Rosi’s Time started with quite a bit of backstory, so I was pleased to see this story jump straight into the action. It felt good to keep following the characters on their mission since I was already so familiar with everyone involved. The pacing remained strong from beginning to end. At times it was so exciting that I couldn’t stop reading until I finished just one more chapter.

Once again the character development in this series was not given much attention. Rosi has barely changed at all since I first met her despite experiencing a wide range of things that sure seem like they would have an effect on how most people behave. I grew to like her quite a bit as an individual, but I found it hard to believe that she could remain almost exactly the same person after all she’s seen and done.

There’s a big difference between what it was actually like to live in a specific era and what people remember about it several hundred years later. The most interesting parts of this novel explore some of the assumptions that people living in the twenty-first century make about the past in enough detail that I was curious to see what else I’ve been mistaken about in this time in history. By far the most interesting snippets involved how fast wagons are actually able to move.

I recommend catching up with the beginning of this series before jumping into this one. The storyline is so entwined with book two in particular that it works much better if the reader already knows who is who and why these characters have been thrown into the past.

Rosi’s Company is a good choice for anyone in the mood to dive into a young adult trilogy that’s already been completed.

Rosi’s Time by Edward Eaton

Rosi’s Time by Edward Eaton
Publisher: Dragonfly Publishing
Genre: Young Adult, Sci-Fi/Fantasy, Contemporary, Historical, Paranormal
Length: Full Length (246 pages)
Age Recommendation: 14+
Rating: 3 Stars
Reviewed by Astilbe

Rosi Carol has managed to settle into her Uncle Richard’s New England castle, despite having her family’s so-called gift thrust upon her. Rosi has the ability to step through time, which means she also bears the responsibility to be time’s Guardian. Or rather Apprentice Guardian, as her Uncle Richard keeps pointing out. When she and her friends are dragged through a time portal into the past, Rosi must determine not only where they are but when they are and how to restore the timeline.

It’s one thing to read about the past. It’s quite another to suddenly be sucked into it.

Uncle Richard plays a slightly more prominent role in this plot. He was such a mysterious and aloof figure in Rosi’s first adventure that I was pleased to get to know him a little better. The relationship between these two characters seems like it is terribly complex for reasons that have been hinted at along the way. I would have liked to have even more information about Uncle Richard’s gruff persona and why he made certain decisions, but I was glad to finally have answers to some of my questions about him.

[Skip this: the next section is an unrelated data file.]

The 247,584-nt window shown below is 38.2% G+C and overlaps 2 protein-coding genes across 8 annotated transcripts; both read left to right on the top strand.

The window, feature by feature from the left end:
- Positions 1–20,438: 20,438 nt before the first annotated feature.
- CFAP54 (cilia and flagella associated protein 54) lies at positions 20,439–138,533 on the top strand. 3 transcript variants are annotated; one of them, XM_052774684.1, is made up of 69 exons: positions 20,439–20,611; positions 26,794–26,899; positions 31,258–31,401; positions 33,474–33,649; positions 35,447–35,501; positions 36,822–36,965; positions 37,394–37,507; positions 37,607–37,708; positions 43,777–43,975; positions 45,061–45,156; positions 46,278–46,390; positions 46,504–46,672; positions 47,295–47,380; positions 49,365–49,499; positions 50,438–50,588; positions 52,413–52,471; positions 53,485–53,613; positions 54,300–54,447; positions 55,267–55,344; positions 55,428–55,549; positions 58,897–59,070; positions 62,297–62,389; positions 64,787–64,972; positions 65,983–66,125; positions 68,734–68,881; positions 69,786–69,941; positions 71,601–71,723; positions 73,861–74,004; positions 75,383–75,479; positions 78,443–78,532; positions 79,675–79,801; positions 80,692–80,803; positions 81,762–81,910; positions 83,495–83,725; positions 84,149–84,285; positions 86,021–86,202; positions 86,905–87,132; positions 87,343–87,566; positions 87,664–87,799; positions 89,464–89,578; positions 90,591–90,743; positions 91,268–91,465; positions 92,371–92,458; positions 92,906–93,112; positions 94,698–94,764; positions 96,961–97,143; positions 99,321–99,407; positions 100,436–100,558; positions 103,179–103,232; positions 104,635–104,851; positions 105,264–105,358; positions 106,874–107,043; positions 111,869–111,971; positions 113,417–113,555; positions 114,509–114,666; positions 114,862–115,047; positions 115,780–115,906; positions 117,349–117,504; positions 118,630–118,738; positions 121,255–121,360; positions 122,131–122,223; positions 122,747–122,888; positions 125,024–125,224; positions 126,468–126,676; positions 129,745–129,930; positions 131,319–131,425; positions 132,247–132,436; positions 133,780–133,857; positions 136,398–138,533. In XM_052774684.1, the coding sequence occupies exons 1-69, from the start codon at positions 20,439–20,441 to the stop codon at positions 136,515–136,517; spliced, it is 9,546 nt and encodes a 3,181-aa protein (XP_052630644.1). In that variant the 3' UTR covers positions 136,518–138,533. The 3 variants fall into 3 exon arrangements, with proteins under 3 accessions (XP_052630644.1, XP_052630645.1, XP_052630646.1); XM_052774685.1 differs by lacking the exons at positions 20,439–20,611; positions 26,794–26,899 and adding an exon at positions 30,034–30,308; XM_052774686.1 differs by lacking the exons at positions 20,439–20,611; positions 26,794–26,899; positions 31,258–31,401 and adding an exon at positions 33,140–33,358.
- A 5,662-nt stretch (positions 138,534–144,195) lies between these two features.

Rosi hasn’t grown or changed at all since I first met her. The first novel in this series sets up her personality and history so well that I was sure she would have had a chance to correct — or at least acknowledge — some of her faults along the way by now. By no means do I expect her to be perfect, but it was disappointing to see that she was as self-centered and critical as ever given all of the opportunities she’s had to learn from her experiences.

Some of the most interesting scenes discuss the differences between linear and non-linear time. This concept was addressed in detail in Rosi’s Castle, but I was glad to see them brought up again. I’m so used to thinking about time as something that is measurable, concrete and not able to be revisited that the refresher was helpful.

The pacing was slow at first. It would have worked better if this my was first introduction to Rosi’s world, but as someone who was already familiar with the background information I was antsy for the introductions to wrap up so the real action could begin. Approximately the first quarter of the plot is focused on this material. For me that was a little too much.

While I would have preferred that the most important details from Rosi’s Castle were recapped more quickly, writing it this way does make it convenient to read this book out of order or on its own. The reader doesn’t need to know anything in advance. That is a good thing for this particular series, and I would suggest going back to the beginning to catch up on previous events to anyone who enjoys this tale.

I’d recommend Rosi’s Time to anyone who like time travel stories.

Rosi’s Castle by Edward Eaton

Rosi’s Castle by Edward Eaton
Publisher: Dragonfly Publishing
Genre: Young Adult/Middle Grade, Sci-Fi/Fantasy, Suspense/Mystery, Contemporary, Paranormal
Length: Full Length (200 pages)
Age Recommendation: 14+
Rating: 3 Stars
Reviewed by Astilbe

Orphaned, Rosi Carol is sent to live with her mysterious Uncle Richard in his eerie castle on the New England coast. Rosi feels even more of an outcast when she discovers the townspeople believe the Carol family has some kind of magical hold over New Richmond. Even her new friends are afraid of her. She soon discovers there may be some truth to the rumors. The castle seems to have a mind of its own with lights turning off and on and doors locking and unlocking with no one in sight. A strange dark cloud has dogged her since the train station. The ghosts of the Widows from New Richmond’s past blame Rosi for their husbands never returning from the sea. Her only allies are a Girl in Black (gone as suddenly as she appears) and Jesse (a paranormal reporter no one else can see). Can Rosi discover what the Widows want? What about the Girl in Black? Can Jesse help her find the answers or is he another big mystery? And why can’t her watch keep proper time?

The nice thing about moving to a new town is that it usually offers the opportunity to turn over a new leaf. If only Rosi knew why all of her new neighbours were acting so strangely around someone they’ve just met.